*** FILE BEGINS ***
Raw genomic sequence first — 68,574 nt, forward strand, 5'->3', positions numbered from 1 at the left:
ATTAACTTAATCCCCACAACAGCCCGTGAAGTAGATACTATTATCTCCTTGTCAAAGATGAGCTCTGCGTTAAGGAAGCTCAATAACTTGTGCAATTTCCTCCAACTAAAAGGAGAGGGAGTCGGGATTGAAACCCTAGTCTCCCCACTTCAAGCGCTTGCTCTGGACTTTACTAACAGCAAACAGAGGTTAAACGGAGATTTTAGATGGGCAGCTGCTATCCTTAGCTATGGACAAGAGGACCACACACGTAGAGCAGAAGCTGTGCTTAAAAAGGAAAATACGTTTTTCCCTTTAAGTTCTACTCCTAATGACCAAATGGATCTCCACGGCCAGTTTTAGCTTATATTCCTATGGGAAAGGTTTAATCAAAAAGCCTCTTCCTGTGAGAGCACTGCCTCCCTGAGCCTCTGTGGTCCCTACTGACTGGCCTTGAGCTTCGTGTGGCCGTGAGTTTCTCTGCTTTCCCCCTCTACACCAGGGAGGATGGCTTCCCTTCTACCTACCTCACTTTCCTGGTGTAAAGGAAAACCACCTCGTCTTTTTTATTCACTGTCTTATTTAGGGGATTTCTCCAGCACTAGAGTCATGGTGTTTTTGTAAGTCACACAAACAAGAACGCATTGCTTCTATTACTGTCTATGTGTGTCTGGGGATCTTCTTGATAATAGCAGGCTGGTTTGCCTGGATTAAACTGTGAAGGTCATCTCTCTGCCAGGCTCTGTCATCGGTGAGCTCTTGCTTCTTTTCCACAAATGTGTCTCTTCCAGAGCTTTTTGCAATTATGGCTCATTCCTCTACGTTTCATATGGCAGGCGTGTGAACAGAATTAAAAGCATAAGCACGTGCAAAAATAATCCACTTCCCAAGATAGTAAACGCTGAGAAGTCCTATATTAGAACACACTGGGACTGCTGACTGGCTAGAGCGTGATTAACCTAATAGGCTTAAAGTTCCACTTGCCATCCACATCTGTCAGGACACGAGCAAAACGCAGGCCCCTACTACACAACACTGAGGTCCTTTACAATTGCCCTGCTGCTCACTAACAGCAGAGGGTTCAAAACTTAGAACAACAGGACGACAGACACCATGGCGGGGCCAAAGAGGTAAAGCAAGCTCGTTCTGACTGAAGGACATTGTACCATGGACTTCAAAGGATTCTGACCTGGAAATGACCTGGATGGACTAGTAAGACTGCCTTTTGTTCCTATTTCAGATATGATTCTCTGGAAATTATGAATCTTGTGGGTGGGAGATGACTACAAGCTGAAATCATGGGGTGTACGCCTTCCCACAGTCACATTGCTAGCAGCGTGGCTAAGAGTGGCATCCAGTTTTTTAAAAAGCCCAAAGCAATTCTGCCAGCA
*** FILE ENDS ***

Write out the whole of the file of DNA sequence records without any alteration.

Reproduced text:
Raw genomic sequence first — 68,574 nt, forward strand, 5'->3', positions numbered from 1 at the left:
ATTAACTTAATCCCCACAACAGCCCGTGAAGTAGATACTATTATCTCCTTGTCAAAGATGAGCTCTGCGTTAAGGAAGCTCAATAACTTGTGCAATTTCCTCCAACTAAAAGGAGAGGGAGTCGGGATTGAAACCCTAGTCTCCCCACTTCAAGCGCTTGCTCTGGACTTTACTAACAGCAAACAGAGGTTAAACGGAGATTTTAGATGGGCAGCTGCTATCCTTAGCTATGGACAAGAGGACCACACACGTAGAGCAGAAGCTGTGCTTAAAAAGGAAAATACGTTTTTCCCTTTAAGTTCTACTCCTAATGACCAAATGGATCTCCACGGCCAGTTTTAGCTTATATTCCTATGGGAAAGGTTTAATCAAAAAGCCTCTTCCTGTGAGAGCACTGCCTCCCTGAGCCTCTGTGGTCCCTACTGACTGGCCTTGAGCTTCGTGTGGCCGTGAGTTTCTCTGCTTTCCCCCTCTACACCAGGGAGGATGGCTTCCCTTCTACCTACCTCACTTTCCTGGTGTAAAGGAAAACCACCTCGTCTTTTTTATTCACTGTCTTATTTAGGGGATTTCTCCAGCACTAGAGTCATGGTGTTTTTGTAAGTCACACAAACAAGAACGCATTGCTTCTATTACTGTCTATGTGTGTCTGGGGATCTTCTTGATAATAGCAGGCTGGTTTGCCTGGATTAAACTGTGAAGGTCATCTCTCTGCCAGGCTCTGTCATCGGTGAGCTCTTGCTTCTTTTCCACAAATGTGTCTCTTCCAGAGCTTTTTGCAATTATGGCTCATTCCTCTACGTTTCATATGGCAGGCGTGTGAACAGAATTAAAAGCATAAGCACGTGCAAAAATAATCCACTTCCCAAGATAGTAAACGCTGAGAAGTCCTATATTAGAACACACTGGGACTGCTGACTGGCTAGAGCGTGATTAACCTAATAGGCTTAAAGTTCCACTTGCCATCCACATCTGTCAGGACACGAGCAAAACGCAGGCCCCTACTACACAACACTGAGGTCCTTTACAATTGCCCTGCTGCTCACTAACAGCAGAGGGTTCAAAACTTAGAACAACAGGACGACAGACACCATGGCGGGGCCAAAGAGGTAAAGCAAGCTCGTTCTGACTGAAGGACATTGTACCATGGACTTCAAAGGATTCTGACCTGGAAATGACCTGGATGGACTAGTAAGACTGCCTTTTGTTCCTATTTCAGATATGATTCTCTGGAAATTATGAATCTTGTGGGTGGGAGATGACTACAAGCTGAAATCATGGGGTGTACGCCTTCCCACAGTCACATTGCTAGCAGCGTGGCTAAGAGTGGCATCCAGTTTTTTAAAAAGCCCAAAGCAATTCTGCCAGCA